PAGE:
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  • BRT has been shown to develop strength gains when using as little as 30% of the patient’s 1RPM.
  • Traditional training methods require a minimum of 70% of the patient’s 1RPM.
  • BRT training utilizes low resistance and high repetitions.
  • Traditional training methods utilize high resistance and low repetitions.
  • The use of BRT is not common in Physical Therapy at this time, but it shows promise.

Increasing strength is one key part of an overall recovery process. Physical Therapists regularly work with soldiers, athletes and other people who need to strengthen atrophied muscles. Weak and injured muscles can slow down the rehabilitation process. As a part of our commitment to utilize the best science-based solutions, some Physical Therapists have begun incorporating blood flow restriction training or BRT to a help these weakened muscles improve strength.

Traditional strength training methods require a person to exercise with an excessively heavy resistance for few repetitions and the desired result is a muscle adaptation of hypertrophy or getting bigger. In theory, if the muscle’s cross sectional area increases due to a larger muscle cells or number of cells (that is a discussion for another time) that muscle will be stronger. The hypertrophied muscle will be able to generate more force and produce more power output.   The problem arises if the patient cannot utilize a heavy resistance due to the status of their body part or other complicating factors.

The use of blood flow restriction training or BRT has gained some traction in the US in the past several years due to its apparent success of developing muscle growth, hypertrophy, while using low resistances. The exact mechanism by which it works is still unknown, but some of the early concerns of causing unrelated blood flow conditions such as deep vein thromboses have been put to rest. It appears that the blood flow can be restricted (not totally stopped) for a brief period of time and a positive hypertrophy result will occur.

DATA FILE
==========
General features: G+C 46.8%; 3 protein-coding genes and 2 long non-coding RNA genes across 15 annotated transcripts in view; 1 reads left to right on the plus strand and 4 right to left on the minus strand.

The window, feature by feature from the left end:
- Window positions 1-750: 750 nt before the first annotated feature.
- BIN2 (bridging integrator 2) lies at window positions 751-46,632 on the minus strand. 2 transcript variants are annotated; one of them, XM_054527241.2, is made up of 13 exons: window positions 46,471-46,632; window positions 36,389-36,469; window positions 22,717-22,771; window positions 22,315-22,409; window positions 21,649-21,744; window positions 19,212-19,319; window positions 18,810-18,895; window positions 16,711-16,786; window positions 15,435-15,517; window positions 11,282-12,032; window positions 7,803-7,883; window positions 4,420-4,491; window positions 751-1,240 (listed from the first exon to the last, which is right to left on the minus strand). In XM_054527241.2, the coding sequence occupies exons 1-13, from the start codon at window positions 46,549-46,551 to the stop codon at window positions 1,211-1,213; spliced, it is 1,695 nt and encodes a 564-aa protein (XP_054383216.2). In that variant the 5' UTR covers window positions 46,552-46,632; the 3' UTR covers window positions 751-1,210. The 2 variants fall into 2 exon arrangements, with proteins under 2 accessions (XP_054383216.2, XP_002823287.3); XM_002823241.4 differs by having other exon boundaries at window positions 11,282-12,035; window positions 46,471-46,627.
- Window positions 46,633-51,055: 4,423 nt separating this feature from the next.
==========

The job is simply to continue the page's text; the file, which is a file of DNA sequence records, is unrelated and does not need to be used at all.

BRT is not an exact science and is not currently utilized in excess during traditional rehabilitation or training sessions. One theory of how it might work states that the decrease in blood flow during exercise can lead to a hypoxic state (decreased oxygen) and force the muscle to recruit and use the fast twitch (type 2) muscle fibers which produce high power output and strength. These fibers are normally recruited and utilized by a muscle when the muscle is burning stored energy fuel (glycogen) and not relying on oxygen for its fuel source. High intensity exercise such as resistance training with heavy loads has been the standard way to recruit and develop these muscle fibers. Recently, researchers and some healthcare providers have utilized the BRT to get similar results.   The major difference in training principles of the BRT vs standard is that BRT uses low loads and high repetitions to get the desired results.


The use of BRT shows promise in rehabilitation and many Physical Therapists will most likely incorporate it into their treatment protocols in the future. The use of low loads makes it possible for almost anyone with any condition to be able to perform the exercise routine and develop a larger, stronger muscle mass. Patients that have arthritic joints, severe weakness due to disease or age will be able to develop strength but spare the joint structures from further damage. The use of heavy resistance is not an option in some of the patient populations because they are too frail and weak to move this type of resistance, but can handle the low loads that are associated with BRT.

Physical Therapists are always trying to devise treatment plans designed to increase the strength of their patients. Any protocol that will enhance strength and protect the joint and surrounding soft tissue will be utilized as it researched and proven to be effective.   The major issue with BRT at this time is a lack of definitive understanding of the mechanism by which this treatment works. There are no specific protocols or guidelines that are utilized for BRT, but some have proposed an 80% occlusion of blood flow and have the patient perform up to 4 sets of 15 repetitions. Some studies have shown a gain in strength using a resistance that is as low as 30% of the patient’s 1 repetition maximum (RPM).   This compares to using a minimum of 70% 1 RPM in traditional training methods to get a strength gain.

BRT shows promise in helping many populations gain strength without jeopardizing other structures that might be put in harm’s way when utilizing traditional training methods. Much more research has to be performed on this type of training to determine why and how it works.   The research has to determine the protocols that will enhance a patient’s strength and be a guideline for all healthcare practitioners to follow when incorporating BRT into their treatment regimen.

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